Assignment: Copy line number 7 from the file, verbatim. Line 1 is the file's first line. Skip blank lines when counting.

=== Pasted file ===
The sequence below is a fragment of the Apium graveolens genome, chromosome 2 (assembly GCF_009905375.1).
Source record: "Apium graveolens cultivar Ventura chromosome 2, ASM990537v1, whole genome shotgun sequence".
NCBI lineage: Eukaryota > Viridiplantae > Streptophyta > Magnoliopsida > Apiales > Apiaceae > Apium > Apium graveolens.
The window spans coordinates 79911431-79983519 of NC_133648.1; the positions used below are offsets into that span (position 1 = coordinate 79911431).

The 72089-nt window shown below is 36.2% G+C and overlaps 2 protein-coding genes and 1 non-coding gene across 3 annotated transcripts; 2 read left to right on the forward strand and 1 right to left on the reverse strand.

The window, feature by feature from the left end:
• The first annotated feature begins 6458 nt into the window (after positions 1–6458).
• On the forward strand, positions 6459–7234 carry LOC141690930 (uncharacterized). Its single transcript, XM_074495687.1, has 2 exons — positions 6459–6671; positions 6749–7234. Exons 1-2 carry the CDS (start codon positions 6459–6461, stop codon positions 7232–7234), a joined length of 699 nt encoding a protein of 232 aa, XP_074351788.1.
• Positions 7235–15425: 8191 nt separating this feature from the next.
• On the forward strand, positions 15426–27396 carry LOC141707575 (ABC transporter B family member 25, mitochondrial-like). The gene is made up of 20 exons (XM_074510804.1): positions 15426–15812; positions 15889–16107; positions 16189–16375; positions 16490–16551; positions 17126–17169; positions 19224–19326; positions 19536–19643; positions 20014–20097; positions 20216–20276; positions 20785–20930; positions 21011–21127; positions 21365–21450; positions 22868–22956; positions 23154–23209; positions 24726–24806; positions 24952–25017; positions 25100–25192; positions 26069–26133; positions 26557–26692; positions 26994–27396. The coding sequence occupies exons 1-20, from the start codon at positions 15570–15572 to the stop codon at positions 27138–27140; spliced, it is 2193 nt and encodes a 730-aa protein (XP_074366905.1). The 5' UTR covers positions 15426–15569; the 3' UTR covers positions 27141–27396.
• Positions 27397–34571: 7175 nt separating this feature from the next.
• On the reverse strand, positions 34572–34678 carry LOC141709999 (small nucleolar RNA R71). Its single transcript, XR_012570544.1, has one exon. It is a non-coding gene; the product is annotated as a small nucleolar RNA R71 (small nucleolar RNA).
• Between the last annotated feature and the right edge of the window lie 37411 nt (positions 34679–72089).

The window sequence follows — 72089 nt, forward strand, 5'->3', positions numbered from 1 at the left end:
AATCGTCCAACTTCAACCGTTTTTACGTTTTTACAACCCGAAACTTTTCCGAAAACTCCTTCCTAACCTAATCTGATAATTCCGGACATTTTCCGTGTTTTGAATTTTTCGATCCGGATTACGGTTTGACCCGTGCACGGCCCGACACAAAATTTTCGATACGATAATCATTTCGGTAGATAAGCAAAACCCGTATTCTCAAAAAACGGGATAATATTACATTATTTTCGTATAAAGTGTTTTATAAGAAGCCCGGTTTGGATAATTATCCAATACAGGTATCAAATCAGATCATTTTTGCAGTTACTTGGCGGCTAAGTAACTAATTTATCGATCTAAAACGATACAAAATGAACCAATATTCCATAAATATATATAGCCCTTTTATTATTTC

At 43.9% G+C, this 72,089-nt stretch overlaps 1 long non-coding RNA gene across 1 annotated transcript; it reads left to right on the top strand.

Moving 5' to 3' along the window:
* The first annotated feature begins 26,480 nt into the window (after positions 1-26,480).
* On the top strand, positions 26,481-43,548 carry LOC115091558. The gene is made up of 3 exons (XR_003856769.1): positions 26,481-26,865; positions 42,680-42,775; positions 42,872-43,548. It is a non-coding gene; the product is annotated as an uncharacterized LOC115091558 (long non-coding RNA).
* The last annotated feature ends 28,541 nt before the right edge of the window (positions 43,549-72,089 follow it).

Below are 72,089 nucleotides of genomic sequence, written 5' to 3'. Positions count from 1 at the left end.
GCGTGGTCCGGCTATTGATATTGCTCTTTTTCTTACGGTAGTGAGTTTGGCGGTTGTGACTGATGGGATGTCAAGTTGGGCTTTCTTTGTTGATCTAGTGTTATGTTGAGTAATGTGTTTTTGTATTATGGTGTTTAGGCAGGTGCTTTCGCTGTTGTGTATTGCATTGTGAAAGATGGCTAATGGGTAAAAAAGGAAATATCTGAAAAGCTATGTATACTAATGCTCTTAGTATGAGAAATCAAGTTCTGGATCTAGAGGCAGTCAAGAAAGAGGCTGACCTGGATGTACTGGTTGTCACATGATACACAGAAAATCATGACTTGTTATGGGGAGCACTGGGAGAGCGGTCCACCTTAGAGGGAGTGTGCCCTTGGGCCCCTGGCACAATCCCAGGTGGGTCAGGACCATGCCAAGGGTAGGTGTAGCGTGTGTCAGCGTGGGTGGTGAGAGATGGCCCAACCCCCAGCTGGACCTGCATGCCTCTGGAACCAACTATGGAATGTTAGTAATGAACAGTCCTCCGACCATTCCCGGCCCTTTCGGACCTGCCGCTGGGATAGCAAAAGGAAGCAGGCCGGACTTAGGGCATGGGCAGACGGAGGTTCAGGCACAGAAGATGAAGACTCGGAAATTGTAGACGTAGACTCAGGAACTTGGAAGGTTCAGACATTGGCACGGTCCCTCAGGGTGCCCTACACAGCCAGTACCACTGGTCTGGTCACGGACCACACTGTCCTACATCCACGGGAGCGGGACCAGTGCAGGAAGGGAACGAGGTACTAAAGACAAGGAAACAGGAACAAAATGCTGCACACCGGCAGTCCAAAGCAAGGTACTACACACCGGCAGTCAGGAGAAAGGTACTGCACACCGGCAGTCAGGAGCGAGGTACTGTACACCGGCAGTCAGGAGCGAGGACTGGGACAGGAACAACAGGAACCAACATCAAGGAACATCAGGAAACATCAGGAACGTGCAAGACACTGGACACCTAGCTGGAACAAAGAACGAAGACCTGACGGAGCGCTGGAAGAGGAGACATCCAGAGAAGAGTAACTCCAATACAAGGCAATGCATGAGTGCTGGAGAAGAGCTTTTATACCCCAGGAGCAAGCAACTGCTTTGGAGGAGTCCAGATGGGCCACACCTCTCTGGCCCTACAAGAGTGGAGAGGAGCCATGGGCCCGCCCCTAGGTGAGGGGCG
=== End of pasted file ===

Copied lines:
• The first annotated feature begins 6458 nt into the window (after positions 1–6458).